The most renowned Family practice which grew out of the Law of Love was "Flirty Fishing" (or "FFing"). Begun as an experiment in 1973, this entailed female Family members purposely meeting strange men in social settings, developing a conversation, and then possibly following this encounter with physical intimacy (which might lead up to sexual intercourse). Such ‘loving’ contact and selfless giving was thought to meet the perceived bodily and emotional needs of lonely men, and in-turn lead them to accept Jesus Christ as their Lord and Savior. By 1979, FFing had become a missionary practice which pervaded most Family Homes, and the practice contributed considerably to The Family’s infamous reputation of being a "sex cult." Since artificial birth control was rejected by The Family, several children were conceived during FFing encounters; these progeny were called "Jesus Babies." While most these children became Family members, they accounted for < 10% of total Family births during the period in which FFing was practiced (Lewis, 1994; Palmer, 1994). That men engaging in sexual encounters with Family members would periodically voluntarily tithe (i.e., give money) lead to allegations that The Family were engaged in prostitution as a means to simply support their membership’s financial needs.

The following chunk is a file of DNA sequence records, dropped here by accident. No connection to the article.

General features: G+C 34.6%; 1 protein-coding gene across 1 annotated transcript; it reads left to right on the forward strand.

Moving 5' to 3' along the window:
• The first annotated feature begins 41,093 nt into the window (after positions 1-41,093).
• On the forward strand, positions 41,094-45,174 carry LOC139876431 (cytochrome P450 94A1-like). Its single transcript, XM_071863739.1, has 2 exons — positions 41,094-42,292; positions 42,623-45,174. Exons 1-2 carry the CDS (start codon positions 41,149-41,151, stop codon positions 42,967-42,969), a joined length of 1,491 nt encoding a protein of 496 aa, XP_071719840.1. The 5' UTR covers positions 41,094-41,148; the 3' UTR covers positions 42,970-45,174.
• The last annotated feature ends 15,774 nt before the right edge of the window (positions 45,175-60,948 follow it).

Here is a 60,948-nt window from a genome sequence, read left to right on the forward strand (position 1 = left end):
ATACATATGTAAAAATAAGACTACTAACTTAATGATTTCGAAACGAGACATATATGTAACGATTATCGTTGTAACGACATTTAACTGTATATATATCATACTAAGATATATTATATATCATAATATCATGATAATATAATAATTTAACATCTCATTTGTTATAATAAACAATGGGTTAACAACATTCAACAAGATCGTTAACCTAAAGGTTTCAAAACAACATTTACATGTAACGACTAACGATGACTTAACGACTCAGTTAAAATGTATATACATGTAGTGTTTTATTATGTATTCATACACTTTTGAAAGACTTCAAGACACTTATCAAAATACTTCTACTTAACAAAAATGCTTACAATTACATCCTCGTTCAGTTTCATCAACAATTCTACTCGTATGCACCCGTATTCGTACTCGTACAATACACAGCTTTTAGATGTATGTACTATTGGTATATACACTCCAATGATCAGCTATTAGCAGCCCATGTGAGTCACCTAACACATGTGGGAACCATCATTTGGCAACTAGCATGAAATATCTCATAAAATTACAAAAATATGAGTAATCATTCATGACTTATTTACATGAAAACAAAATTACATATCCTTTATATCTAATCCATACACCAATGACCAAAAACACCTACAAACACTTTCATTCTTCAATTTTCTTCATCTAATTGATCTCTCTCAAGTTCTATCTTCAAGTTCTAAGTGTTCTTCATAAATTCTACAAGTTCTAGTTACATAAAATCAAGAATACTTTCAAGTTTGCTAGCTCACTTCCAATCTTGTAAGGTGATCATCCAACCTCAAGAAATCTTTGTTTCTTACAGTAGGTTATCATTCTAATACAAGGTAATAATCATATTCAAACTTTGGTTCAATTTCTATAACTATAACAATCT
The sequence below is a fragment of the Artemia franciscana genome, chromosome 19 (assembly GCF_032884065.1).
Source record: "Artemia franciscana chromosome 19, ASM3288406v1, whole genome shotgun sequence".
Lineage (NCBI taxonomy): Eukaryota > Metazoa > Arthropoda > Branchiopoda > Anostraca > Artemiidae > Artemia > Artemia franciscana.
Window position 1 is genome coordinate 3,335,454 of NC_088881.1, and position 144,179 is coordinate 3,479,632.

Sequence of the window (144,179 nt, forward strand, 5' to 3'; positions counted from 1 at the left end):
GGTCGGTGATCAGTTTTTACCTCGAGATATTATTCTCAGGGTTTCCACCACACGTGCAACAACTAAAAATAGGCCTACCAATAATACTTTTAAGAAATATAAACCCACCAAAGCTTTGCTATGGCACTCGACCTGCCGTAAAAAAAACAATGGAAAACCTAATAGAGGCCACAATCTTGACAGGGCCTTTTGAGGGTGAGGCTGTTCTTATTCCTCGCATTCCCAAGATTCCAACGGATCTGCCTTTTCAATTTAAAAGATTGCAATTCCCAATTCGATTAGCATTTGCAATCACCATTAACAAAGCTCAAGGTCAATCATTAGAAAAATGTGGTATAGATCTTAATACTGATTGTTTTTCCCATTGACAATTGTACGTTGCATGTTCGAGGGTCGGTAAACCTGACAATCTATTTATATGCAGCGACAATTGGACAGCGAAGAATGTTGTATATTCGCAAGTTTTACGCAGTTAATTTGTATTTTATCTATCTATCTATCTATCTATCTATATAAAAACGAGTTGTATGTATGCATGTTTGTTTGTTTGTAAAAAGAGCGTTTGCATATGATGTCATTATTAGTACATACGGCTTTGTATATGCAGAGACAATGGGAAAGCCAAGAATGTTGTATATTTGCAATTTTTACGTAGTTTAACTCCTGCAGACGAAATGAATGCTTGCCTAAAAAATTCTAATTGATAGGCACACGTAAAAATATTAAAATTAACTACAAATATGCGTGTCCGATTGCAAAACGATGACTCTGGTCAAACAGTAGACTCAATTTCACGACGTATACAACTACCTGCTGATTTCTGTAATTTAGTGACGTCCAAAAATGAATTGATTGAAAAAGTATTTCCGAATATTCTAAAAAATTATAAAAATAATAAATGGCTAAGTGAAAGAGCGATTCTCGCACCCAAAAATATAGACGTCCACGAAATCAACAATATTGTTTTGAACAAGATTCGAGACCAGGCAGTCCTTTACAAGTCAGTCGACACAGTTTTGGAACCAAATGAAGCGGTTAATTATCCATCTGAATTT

Few empirical studies have been conducted on active members of The Family, although several socio-psychological histories have been written about the group. The Family has been domesticated by internal and external pressures since its beginnings, so much written about it during its colorful history in the 1970s and 1980s will have somewhat limited value since the group became somewhat more mainstream during the 1990s (Lewis, 1994; Richardson, 1994).

In 1993, Shepherd and Lilliston (1994) completed an in-depth psychological assessment on child and adolescent members of The Family living in two different communal homes based in California. Most of these participants had previously lived in Family Homes located in other nations (e.g., South America, Asia, Europe, and Mexico). Their study sample therefore most likely reflected the additive product of child rearing and educational practices (as well as other environmental influences) present in other Family communities around the world.